Cardiotrack’s journey has been reasonably well documented, however what needs careful attention now is its metamorphosis from medical device company to cardiac care evangelist. By reading and assimilating information which is then routed through the AI platform, the humble little device has created an evocative picture of heart health across age groups and geographies. The result is a series of stories of how individuals who were almost at the cusp of a heart attack were saved because cardiac diagnosis was possible close to home.
While this is indeed heartening for the co-founders of the company what makes it even more worthwhile is the fact that many of the lives saved are of poor farmers whose deaths would’ve orphaned their families.
In over 60-70 scans taken per day at least one critical condition like STEMI or myocardial infarction is found translating to almost 20 critical cases per month and this is just for a small area within India. What is scarier than these numbers is the fact that most of these patients are unaware of their poor heart health condition.
Addressing a complex and chronic problem like cardiovascular diseases is a global challenge that needs to be solved and Cardiotrack is working to prove that the combination of Artificial Intelligence and IoT will help in breaching the numbers. An additional advantage is that this will lay the foundation for preventive cardiac care in the overall healthcare scenario.
Cardiotrack’s IoT (internet of things) device captures a patient’s heart signals accurately and the AI platform gives an accurate diagnosis, which allows both the general physician and the patient a glimpse into her heart condition even if there is no cardiologist available. The diagnosis is sufficient to trigger an intervention if necessary. The enormity of this is truly amazing and in the case of the patient, life-saving.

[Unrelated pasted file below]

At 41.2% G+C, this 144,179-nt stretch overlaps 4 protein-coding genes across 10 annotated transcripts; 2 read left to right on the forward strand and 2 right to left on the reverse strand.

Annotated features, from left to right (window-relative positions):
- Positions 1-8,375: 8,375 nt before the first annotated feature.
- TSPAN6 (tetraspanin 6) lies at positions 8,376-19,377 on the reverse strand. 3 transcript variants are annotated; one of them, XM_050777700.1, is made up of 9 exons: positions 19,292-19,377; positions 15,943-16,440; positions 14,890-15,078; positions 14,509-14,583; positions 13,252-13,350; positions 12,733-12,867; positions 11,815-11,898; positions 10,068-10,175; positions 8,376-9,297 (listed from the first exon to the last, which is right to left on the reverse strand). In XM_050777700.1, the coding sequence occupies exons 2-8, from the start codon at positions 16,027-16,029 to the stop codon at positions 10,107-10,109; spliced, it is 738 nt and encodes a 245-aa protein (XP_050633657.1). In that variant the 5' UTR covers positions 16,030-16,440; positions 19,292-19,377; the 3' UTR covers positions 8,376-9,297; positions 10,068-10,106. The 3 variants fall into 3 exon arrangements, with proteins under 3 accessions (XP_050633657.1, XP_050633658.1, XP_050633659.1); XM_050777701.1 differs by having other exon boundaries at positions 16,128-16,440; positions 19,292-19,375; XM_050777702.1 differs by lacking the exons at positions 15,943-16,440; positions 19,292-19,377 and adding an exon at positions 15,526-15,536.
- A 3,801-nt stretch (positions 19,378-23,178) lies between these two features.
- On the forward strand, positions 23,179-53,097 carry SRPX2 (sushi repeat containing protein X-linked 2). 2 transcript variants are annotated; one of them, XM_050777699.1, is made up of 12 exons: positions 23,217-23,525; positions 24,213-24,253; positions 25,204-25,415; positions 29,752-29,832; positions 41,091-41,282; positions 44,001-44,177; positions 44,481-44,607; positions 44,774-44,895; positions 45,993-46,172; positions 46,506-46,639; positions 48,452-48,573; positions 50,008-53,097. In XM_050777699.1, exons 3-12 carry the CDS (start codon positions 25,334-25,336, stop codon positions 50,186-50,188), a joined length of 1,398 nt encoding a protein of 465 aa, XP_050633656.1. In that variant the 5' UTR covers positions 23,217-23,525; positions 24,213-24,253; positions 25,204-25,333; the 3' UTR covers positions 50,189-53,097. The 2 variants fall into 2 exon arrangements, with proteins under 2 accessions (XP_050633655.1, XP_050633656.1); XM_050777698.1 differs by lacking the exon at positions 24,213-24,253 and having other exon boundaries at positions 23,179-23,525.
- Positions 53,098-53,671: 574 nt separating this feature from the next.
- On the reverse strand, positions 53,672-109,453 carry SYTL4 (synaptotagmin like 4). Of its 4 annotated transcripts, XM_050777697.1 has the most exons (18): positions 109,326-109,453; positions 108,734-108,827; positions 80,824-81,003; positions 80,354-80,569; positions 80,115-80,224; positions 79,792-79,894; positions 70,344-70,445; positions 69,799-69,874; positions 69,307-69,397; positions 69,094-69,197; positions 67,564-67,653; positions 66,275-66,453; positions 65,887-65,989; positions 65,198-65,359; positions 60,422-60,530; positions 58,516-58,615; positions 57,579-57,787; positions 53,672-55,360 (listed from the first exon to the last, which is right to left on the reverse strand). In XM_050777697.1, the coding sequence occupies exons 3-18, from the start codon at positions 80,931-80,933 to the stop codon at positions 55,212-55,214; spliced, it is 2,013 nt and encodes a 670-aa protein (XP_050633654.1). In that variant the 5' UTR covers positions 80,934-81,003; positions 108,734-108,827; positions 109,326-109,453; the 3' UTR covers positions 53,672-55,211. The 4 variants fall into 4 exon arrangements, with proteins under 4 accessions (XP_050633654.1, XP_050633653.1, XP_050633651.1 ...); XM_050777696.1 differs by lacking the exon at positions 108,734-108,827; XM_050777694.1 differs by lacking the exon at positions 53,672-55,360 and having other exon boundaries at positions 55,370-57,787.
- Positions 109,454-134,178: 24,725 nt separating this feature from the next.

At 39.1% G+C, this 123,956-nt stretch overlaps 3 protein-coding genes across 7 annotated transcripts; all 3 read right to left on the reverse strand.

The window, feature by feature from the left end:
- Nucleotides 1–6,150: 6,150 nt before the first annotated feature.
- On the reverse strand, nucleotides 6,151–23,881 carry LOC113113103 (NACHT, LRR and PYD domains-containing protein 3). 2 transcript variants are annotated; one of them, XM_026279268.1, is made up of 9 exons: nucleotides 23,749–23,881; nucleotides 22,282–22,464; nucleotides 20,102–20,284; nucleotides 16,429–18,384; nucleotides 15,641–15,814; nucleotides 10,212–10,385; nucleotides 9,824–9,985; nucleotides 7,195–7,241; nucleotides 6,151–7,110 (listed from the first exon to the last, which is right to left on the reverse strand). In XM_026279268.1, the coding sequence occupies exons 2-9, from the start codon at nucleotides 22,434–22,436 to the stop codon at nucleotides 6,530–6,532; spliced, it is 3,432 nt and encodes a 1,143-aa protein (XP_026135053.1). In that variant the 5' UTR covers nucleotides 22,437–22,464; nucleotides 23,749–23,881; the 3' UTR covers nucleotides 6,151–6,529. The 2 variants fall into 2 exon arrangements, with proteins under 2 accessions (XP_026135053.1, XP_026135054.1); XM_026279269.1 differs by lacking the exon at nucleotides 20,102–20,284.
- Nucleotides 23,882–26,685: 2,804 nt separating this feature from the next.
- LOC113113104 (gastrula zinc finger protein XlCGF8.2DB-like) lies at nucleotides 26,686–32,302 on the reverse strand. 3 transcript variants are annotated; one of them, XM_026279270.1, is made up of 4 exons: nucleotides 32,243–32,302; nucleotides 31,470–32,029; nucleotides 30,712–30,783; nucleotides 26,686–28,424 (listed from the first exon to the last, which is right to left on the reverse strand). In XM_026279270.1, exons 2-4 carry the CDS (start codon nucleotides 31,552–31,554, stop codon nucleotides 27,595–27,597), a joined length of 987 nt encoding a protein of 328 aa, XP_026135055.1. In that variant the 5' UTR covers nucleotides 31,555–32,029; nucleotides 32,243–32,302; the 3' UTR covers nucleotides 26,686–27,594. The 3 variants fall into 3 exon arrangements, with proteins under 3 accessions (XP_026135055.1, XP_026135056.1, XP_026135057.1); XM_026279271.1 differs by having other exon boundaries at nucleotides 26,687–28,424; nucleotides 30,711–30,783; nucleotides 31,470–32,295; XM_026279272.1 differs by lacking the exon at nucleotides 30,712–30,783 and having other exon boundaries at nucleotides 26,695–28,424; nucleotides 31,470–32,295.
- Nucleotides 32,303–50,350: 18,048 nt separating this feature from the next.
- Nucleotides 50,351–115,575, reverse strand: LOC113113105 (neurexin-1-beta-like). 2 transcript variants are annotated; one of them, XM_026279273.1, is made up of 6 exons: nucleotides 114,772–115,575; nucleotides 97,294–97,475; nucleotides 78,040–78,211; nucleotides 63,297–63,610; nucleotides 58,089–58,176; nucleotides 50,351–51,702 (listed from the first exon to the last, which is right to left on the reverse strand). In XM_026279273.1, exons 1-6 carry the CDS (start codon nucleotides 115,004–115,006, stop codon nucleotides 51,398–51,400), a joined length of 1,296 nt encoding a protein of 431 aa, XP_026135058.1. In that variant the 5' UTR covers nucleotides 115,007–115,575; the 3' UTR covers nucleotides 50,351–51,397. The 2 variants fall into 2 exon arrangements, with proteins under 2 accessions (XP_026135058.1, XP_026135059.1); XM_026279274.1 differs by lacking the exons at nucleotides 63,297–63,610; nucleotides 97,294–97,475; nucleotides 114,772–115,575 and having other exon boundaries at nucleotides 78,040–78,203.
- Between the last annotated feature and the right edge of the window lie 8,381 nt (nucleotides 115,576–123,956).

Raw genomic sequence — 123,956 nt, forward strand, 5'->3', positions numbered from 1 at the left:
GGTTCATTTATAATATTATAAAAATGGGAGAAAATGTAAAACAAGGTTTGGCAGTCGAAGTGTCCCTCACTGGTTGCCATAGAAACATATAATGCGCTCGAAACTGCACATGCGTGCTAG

A simple, pragmatic and scaleable solution…that’s what cardiac care needs to save lives consistently and help it to leapfrog the urban-rural divide.
The data that the device has gathered creates a cardiac health map of the regions where it is used extensively, cutting across age groups and ethnicities. The result is that government healthcare bodies, hospitals, physicians, drug manufacturers and medical researchers can use it to make cardiac care more predictive and preventive.
As an organization that is working to ensure that heart health is not within the reach of only a privileged few, Cardiotrack believes in the fact that data should not be a proprietary asset. Instead, it should be used judiciously for the greater good.
The future of cardiac care is on track for better times. With Cardiotrack working to ensure that more people from disadvantaged regions and communities come within the purview of preventive cardiac care, a healthier nation and society is within grasp.
Bangalore-based start-up, Cardiotrack, which provides best-in-class predictive diagnosis for cardiovascular diseases announced today that it has expanded its presence in North India with its partnership with Gurgaon based multi-speciality hospital, Paras Hospitals, Gurgaon. This expansion will consolidate Cardiotrack’s position
“We are delighted to partner with Cardiotrack to reach out to a wide spectrum of population in Gurgaon and surrounding areas. By providing them with excellent preventive cardiac care we are working hard to ensure that the number of cardiovascular deaths is brought down.”